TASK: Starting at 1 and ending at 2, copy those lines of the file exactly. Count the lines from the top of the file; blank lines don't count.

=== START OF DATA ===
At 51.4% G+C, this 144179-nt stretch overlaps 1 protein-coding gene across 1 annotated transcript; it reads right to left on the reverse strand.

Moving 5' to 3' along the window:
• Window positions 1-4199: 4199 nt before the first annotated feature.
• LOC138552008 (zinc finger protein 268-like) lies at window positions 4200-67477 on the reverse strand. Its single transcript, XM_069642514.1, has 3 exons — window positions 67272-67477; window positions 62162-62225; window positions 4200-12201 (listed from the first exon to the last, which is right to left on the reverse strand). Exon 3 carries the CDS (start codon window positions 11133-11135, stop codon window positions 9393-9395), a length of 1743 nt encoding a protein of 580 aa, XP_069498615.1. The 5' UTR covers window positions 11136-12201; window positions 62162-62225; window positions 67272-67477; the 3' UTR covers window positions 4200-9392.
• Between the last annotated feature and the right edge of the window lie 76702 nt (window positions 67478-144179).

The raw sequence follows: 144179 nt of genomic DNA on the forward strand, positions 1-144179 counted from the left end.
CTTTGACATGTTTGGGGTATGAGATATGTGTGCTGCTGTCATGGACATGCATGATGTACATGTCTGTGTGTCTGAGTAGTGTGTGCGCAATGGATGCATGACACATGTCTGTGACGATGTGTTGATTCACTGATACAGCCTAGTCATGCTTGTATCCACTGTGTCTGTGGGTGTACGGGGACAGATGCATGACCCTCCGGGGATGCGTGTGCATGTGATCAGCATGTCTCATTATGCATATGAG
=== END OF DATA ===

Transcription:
At 51.4% G+C, this 144179-nt stretch overlaps 1 protein-coding gene across 1 annotated transcript; it reads right to left on the reverse strand.

Moving 5' to 3' along the window: